A party may move to dismiss a complaint, or a specific count therein, on the ground that it "fail[s] to state a claim upon which relief can be granted." Fed. R. Civ. P. 12(b)(6). Federal Rule of Civil Procedure 8(a)(2) requires that a complaint contain "a short and plain statement of the claim showing that the pleader is entitled to relief." This requires the complaint to contain sufficient factual allegations that, if true, "state a claim to relief that is plausible on its face." Bell Atl. Corp. v. Twombly, 550 U.S. 544, 570, 127 S.Ct. 1955, 167 L.Ed.2d 929 (2007). A complaint is insufficient if it merely offers " ‘labels and conclusions’ " or " ‘naked assertion[s]’ devoid of ‘further factual enhancement.’ " Ashcroft v. Iqbal, 556 U.S. 662, 678, 129 S.Ct. 1937, 173 L.Ed.2d 868 (2009) (quoting Twombly , 550 U.S. at 555, 546, 127 S.Ct. 1955 ). Rather, "[a] claim has facial plausibility when the plaintiff pleads factual content that allows the court to draw the reasonable inference that the defendant is liable for the misconduct alleged." Iqbal, 556 U.S. at 678, 129 S.Ct. 1937. Plausibility "asks for more than a sheer possibility that a defendant has acted unlawfully," id., and pleading facts that are "merely consistent with" a defendant's liability "stops short of the line between possibility and plausibility." Twombly , 550 U.S. at 545–46, 127 S.Ct. 1955.In evaluating a motion to dismiss pursuant to Rule 12(b)(6), the Court must construe the complaint in the light most favorable to the plaintiff and accept as true all reasonable factual inferences drawn from well-pled factual allegations. See In re United Mine Workers of Am. Emp. Benefit Plans Litig., 854 F.Supp. 914, 915 (D.D.C. 1994). The Court does not accept as true legal conclusions or "[t]hreadbare recitals of the elements of a cause of action, supported by mere conclusory statements." Iqbal , 556 U.S. at 678, 129 S.Ct. 1937. Last, "[i]n determining whether a complaint fails to state a claim, [the court] may consider only the facts alleged in the complaint, any documents either attached to or incorporated in the complaint and matters of which [the court] may take judicial notice." Hurd v. District of Columbia Gov't, 864 F.3d 671, 678 (D.C. Cir. 2017) (quoting EEOC v. St. Francis Xavier Parochial Sch., 117 F.3d 621, 624 (D.C. Cir. 1997) ).
A. The Complaint Fails to Meet Fed. R. Civ. P's 12(b)(6) Pleading Standard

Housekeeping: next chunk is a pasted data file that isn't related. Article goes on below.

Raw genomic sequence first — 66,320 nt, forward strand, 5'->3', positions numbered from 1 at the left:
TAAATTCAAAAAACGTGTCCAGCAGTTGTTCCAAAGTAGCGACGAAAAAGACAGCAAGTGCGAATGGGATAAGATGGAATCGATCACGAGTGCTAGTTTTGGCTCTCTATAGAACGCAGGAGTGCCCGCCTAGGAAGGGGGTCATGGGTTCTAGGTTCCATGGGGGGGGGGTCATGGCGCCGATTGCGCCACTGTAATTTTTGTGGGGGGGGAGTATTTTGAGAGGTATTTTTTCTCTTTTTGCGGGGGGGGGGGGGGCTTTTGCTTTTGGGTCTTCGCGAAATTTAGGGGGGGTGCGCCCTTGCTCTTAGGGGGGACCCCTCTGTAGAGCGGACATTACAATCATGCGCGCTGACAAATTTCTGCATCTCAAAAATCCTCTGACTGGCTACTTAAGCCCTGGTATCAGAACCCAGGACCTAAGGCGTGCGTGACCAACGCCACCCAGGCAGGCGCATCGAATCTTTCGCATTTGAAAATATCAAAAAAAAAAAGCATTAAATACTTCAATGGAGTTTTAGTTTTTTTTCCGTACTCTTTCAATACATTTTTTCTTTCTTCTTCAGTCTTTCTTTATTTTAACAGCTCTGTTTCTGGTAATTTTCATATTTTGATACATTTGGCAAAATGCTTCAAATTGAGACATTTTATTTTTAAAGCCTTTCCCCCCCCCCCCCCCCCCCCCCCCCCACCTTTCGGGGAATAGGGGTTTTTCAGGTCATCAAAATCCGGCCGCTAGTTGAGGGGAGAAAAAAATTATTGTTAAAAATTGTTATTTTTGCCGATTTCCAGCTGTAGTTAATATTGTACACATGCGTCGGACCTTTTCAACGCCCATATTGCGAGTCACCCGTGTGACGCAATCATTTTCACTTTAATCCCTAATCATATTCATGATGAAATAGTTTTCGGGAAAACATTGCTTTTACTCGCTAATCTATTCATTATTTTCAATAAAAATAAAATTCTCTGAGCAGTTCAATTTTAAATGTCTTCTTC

Even accepting as true all reasonable factual inferences from well-pled factual allegations, the complaint fails to adequately plead that the CIA has a policy or practice of categorically refusing to release records responsive to FOIA requests in electronic format. Although it asserts, in conclusory fashion, that the CIA has a policy of refusing to release responsive records in electronic format, Am. Compl. ¶ 23–24, the complaint is devoid of facts sufficient to advance this allegation from being possible to plausible. See Iqbal , 556 U.S. at 678, 129 S.Ct. 1937. To the contrary, the facts pled in the complaint undercut this claim. Plaintiffs plead that the CIA produced requested records in electronic format in at least two instances in recent years, Am. Compl. ¶ 15, and concede that the CIA has produced requested records in electronic format in other instances as well. See Am. Compl. ¶ 9. The reasonable factual inference to be drawn from these allegations is that the CIA has produced documents electronically on several occasions, and not, as Plaintiffs have asserted, that the CIA has categorically refused electronic production of responsive documents.
The complaint is further devoid of facts to support Plaintiffs' claim that the CIA has a policy or practice of not producing requested records in electronic format where readily reproducible. For example, Plaintiffs do not allege any instance where a requestor did not receive the documents requested in electronic format; or, more significantly, any instance where a requestor improperly did not receive the documents in electronic format as requested. By alleging that there have only been a few instances where the CIA has produced responsive records electronically, Plaintiffs, at best, plead facts "merely consistent with" liability, which is well-settled as insufficient. See Iqbal, 556 U.S. at 678, 129 S.Ct. 1937.